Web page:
By Katy Hounsell-Robert
When I heard that there would be an exhibition in Chichester Cathedral (until Aug. 31) featuring seven portrait sculptures of asylum-seekers, now based in Chichester, who had shown outstanding resilience and strength of character in coping with their predicament, I expected to be presented with grim details of horrors suffered and the trauma of fleeing them.
In fact, the exhibition “Resilience in Clay” is, as one subject says, “about the ability to bounce back after a set-back, to form new goals after serious problems, to get things in perspective after grief and tragedy”. It focuses on living in the present and in hope.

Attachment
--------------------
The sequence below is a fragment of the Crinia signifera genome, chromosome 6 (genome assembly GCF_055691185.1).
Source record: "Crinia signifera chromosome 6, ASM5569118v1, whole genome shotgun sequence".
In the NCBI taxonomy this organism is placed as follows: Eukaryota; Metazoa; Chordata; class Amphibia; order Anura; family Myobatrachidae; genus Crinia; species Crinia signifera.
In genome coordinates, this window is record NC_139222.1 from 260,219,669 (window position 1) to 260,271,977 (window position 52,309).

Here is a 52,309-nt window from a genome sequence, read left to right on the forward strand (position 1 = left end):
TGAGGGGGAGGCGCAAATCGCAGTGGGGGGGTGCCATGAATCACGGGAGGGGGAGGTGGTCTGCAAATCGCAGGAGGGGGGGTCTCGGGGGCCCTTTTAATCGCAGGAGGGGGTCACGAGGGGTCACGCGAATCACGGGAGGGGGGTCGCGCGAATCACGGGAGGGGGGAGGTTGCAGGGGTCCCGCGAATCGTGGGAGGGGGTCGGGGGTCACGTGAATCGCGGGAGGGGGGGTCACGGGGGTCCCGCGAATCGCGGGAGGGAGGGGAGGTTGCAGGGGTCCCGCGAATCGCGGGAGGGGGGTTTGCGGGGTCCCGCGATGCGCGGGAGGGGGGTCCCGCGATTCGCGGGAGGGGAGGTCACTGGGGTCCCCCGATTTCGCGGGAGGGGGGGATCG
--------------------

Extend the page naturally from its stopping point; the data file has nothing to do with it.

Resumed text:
The cathedral is well known for its multi-cultural community spirit. With the Chichester branch of Sanctuary, a national network seeking to welcome asylum-seekers, it linked up with the sculptor Kate Viner to give a voice to the “new residents” and select seven asylum-seekers, young and elderly, from a range of war-torn countries.
Viner chose the ratio of five women to two men, as women, their husbands often killed in conflict, are abandoned to cope ill equipped with a large young family; but men and especially boys need help too. She also chose the number seven as “it is a spiritual number.”
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